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Wolf Patrol's Rod Coronado documents hound hunters driving illegally on closed trails in Bayfield County, Wisconsin; Sept. 17, 2015. (photo: Wolf Patrol)

BW: Wolves are regularly demonized in the media and popular culture. What is the biggest misconception that people have about wolves and what can be done to rehabilitate their image?

RC: I think the same misconceptions about wolves that led to their extinction last century, are still being promoted and believed today, largely because of the traditional Christian belief that animals exist for human purposes and do not have worth independent of humans. The only difference between then and now is that now we are seeing those misconceptions acted on in a very modern manner. So, rather than wanton slaughter, we see “managed harvests” of wolves.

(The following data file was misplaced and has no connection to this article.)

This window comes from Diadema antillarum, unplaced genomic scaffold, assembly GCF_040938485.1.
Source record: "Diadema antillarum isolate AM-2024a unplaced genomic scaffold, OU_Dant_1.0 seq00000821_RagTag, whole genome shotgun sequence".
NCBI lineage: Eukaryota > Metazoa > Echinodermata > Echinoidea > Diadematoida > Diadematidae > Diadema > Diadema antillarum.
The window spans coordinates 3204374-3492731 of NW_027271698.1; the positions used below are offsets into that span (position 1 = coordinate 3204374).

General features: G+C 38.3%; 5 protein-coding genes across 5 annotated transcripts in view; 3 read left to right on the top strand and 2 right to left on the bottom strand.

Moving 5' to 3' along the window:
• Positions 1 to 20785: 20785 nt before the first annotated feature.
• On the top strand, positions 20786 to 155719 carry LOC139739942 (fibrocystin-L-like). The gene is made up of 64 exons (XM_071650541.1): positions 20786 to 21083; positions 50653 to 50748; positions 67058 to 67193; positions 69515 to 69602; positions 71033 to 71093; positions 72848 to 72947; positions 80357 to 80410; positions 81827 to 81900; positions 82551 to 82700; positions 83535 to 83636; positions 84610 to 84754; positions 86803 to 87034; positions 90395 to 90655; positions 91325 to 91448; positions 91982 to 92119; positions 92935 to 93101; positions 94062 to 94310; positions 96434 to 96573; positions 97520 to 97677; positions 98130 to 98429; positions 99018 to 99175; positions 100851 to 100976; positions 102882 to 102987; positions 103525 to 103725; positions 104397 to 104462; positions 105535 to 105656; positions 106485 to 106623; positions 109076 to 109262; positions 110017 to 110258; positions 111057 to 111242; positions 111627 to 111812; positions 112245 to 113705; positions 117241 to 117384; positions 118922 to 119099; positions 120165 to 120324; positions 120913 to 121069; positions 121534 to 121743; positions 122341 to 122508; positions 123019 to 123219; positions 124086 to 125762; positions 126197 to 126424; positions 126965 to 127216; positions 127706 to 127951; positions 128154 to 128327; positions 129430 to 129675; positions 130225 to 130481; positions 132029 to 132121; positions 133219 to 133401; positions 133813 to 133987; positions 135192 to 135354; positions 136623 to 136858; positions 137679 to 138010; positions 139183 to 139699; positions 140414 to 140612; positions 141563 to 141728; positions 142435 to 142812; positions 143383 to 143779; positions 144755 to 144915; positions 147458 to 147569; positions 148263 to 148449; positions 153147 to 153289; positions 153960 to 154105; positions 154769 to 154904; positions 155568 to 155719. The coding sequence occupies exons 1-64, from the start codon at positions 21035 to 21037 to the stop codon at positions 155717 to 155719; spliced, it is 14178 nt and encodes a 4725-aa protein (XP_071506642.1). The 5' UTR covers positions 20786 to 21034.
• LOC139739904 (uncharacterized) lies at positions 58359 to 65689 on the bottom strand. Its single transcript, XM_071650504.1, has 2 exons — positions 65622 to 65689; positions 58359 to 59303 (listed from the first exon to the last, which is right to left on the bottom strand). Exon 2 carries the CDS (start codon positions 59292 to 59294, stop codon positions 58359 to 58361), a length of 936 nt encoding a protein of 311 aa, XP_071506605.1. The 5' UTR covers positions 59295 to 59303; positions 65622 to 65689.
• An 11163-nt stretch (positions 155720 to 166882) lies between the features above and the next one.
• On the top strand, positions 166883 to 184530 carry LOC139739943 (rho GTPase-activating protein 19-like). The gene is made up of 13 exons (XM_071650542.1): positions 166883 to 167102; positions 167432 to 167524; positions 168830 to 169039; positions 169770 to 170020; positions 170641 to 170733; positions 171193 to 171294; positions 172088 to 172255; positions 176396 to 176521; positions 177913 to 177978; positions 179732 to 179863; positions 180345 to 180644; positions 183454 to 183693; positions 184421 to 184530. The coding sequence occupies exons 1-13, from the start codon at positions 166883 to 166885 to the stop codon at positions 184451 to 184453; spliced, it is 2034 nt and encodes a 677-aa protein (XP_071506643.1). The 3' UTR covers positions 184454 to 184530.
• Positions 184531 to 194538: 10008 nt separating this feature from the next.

Many people still fear wolves, simply because they are a large predator acting outside of human control. What we can do to change that is to educate young people, especially those living in wolf territory, about wolf ecology and all the “new” things we are learning about wolves and other animals. People are still very human-centric and do not view the natural world as its own community, living independent of humans. Until we change the way we view the natural world, we as a species will continue to treat it as property.

Check out Wolf Patrol’s YouTube channel.

Watch Sea Shepherd Captain Paul Watson discuss the sinking of the Sierra:

Watch the 2006 documentary "A.L.F. Behind the Mask: The Story of the People Who Risk Everything to Save Animals":